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neilzero
2010-May-29, 10:48 PM
~From 'Free Mars' following is some interesting details about~ The Martian Lunar System
The discovery of "hurtling moons of Barsoom" to use Edgar Rice Burrough's colorful phrase contains a curious puzzle of literary history. The tiny moons Phobos and Deimos were discovered and named by Asaph Hall in 1877. Hall was working with the new 26 inch refracting telescope at the U.S. Naval Observatory in Washington. Beginning in August of that year Hall began a systematic search for possible Martian satellites. He found Deimos on Aug. 11 and Phobos on Aug. 18. They were named after the attendants of the God of War. Both moons are very tiny and orbit Mars quite closely which explains why they were not discovered until the late 19th Century. Deimos orbits Mars at an altitude of 23,500 km. (14,600 mi.) with a period of 30 hours and 18 minutes. Phobos, the inner moon orbits Mars at an altitude of 9400 km. (5,800 mi.) with a period of only 7 hours and 38 minutes.

The puzzle lies in the fact that Jonathan Swift (1667-1745) in his famous satire "Gulliver's' Travels" (1726) written to "vex the world" as he put it, describes Mars as having two tiny moons as Hall discovered in 1877, some 151 years later! This delightful satire certainly did vex the powers that be in the early 18th Century and is a story loved by young and old alike today. It also vexes historians to this day, how did he know? Was it just a lucky guess? Did he have access to an unusually powerful telescope during unusually good seeing conditions? We may never know. What ever the results of this puzzle, I highly recommend the original "Gulliver's' Travels" (1726), but be warned, it is not a children's story in the original like it is in some later adaptations.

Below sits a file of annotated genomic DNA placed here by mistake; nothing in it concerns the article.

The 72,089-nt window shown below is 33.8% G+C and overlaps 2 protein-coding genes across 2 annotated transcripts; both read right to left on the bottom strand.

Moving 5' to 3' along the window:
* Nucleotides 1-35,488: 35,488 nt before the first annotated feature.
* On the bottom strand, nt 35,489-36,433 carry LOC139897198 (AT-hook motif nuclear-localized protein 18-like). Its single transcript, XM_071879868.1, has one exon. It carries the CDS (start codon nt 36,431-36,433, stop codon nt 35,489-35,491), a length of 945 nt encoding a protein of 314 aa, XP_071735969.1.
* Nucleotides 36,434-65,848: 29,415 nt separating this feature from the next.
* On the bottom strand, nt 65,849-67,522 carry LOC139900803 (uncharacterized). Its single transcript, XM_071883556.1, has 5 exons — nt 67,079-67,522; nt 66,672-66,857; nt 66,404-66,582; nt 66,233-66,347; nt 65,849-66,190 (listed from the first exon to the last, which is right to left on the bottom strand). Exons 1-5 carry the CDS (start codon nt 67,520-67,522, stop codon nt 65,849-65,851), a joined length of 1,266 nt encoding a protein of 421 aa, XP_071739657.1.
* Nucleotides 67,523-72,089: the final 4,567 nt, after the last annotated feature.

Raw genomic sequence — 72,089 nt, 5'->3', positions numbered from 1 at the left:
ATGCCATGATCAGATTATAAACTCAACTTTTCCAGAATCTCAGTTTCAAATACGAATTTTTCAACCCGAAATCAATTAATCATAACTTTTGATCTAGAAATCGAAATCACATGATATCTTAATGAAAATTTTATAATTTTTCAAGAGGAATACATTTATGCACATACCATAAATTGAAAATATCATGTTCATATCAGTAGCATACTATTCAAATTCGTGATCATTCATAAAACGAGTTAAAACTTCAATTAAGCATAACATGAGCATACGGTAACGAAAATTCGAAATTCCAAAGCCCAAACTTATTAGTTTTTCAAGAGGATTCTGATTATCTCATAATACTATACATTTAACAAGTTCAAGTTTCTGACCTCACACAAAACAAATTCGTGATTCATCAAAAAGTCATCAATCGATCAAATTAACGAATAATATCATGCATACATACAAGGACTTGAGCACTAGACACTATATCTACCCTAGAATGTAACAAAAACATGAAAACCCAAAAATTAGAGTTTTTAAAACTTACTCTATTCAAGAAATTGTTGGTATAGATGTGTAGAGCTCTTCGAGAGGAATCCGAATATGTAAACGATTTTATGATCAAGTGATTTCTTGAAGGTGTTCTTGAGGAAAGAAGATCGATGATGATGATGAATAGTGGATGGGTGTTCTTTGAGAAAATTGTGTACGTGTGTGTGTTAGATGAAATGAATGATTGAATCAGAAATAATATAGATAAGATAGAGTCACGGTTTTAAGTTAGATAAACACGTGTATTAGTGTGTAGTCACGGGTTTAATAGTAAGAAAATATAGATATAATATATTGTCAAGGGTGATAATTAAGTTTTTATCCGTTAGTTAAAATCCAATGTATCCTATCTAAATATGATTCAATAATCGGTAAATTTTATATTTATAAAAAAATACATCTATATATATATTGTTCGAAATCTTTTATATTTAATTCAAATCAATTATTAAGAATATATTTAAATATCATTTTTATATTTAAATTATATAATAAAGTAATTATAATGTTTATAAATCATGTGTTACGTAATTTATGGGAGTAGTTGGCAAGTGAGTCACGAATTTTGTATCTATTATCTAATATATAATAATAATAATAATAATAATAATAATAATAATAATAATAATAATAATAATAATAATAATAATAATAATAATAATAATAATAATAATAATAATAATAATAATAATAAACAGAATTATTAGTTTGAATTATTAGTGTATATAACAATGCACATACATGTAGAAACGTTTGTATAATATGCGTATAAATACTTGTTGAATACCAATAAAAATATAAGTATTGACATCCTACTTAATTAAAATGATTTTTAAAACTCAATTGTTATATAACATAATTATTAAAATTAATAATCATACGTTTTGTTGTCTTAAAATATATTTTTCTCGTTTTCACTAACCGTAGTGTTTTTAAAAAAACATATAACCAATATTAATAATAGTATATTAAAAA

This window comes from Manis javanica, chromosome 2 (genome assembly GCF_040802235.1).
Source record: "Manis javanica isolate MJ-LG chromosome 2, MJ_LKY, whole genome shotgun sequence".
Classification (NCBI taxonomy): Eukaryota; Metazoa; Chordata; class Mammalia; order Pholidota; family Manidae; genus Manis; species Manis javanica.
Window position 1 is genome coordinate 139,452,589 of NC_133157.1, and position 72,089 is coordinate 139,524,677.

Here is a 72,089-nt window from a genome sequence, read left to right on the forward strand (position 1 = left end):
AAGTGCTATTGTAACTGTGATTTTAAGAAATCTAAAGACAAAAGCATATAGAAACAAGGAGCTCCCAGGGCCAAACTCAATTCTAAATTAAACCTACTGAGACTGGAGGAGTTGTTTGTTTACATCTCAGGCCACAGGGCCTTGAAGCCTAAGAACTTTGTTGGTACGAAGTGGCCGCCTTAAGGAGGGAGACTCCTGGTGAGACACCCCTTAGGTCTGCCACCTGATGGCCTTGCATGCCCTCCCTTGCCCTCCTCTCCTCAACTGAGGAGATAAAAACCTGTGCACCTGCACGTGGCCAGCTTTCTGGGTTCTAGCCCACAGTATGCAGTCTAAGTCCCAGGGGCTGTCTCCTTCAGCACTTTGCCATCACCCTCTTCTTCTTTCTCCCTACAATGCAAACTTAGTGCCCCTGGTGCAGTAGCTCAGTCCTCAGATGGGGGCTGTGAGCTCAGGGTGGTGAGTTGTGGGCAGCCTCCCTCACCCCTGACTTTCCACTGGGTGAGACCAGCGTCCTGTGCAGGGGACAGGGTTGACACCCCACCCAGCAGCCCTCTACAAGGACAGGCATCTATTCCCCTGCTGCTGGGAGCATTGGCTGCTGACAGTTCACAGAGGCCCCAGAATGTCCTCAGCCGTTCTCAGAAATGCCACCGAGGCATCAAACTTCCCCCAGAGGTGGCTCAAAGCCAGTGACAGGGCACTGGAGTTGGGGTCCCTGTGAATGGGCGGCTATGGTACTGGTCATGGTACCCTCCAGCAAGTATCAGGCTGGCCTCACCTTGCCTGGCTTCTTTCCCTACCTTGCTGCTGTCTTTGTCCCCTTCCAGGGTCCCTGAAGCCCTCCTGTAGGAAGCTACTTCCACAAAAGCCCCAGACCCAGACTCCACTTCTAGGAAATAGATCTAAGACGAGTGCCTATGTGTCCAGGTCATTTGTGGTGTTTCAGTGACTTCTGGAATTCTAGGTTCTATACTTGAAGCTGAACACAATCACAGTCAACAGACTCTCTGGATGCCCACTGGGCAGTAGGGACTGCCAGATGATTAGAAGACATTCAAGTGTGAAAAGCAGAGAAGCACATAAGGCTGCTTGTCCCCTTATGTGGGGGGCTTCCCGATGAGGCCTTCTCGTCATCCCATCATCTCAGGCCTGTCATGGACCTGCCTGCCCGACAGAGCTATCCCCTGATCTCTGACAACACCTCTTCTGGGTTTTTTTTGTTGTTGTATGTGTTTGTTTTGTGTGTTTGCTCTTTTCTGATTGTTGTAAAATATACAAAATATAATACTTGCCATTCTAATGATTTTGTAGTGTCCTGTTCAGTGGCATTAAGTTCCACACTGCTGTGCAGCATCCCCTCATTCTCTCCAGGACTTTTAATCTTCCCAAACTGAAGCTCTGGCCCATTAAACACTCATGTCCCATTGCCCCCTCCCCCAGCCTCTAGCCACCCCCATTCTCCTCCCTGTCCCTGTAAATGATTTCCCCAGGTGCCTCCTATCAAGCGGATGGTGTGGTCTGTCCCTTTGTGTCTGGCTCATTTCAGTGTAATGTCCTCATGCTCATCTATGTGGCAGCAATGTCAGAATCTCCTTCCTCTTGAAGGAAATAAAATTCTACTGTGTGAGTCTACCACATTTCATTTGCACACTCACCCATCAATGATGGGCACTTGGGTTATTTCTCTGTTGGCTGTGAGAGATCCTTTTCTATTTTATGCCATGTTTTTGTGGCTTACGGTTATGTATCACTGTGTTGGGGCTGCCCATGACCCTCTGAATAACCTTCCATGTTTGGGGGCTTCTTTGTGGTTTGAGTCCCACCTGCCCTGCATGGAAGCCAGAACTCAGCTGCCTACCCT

Because the Martian moons orbit so close to their primary, they neatly bracket the Martian Clarke or Synchronous orbit as you can see in the map above. This fortuitous arrangement will allow resupply and shielding of a Martian Synchronous Space Station with significantly greater ease than the Terrestrial Geosynchronous equivalent being resupplied and shielded from Earth's Moon. This applies to Martian Comsats and Powersats as well. The down side of the tininess of the Martian Moons is that no Lagrange Points can be established in the Martian System.

Since the Martian Moons are actually Carbonaceous Asteroids captured from the inner Asteroid Belt millions of years ago, they are considerably richer in volatiles than the Earth's Moon. This allows them to be used as fuel depots and life support raw materials supply as well as shielding and structural materials supply for the Mars Synchronous Station, the Low Mars Orbit Station, and the Mars Colony. They would also be the primary source of carbon black for the Martian poles if large scale terraforming of Mars were ever undertaken.
~ Carbon black would work during the polar spring and
summer when the Sun is continuously up to 23 degrees above the horizon. Neil~

cjameshuff
2010-May-30, 11:22 PM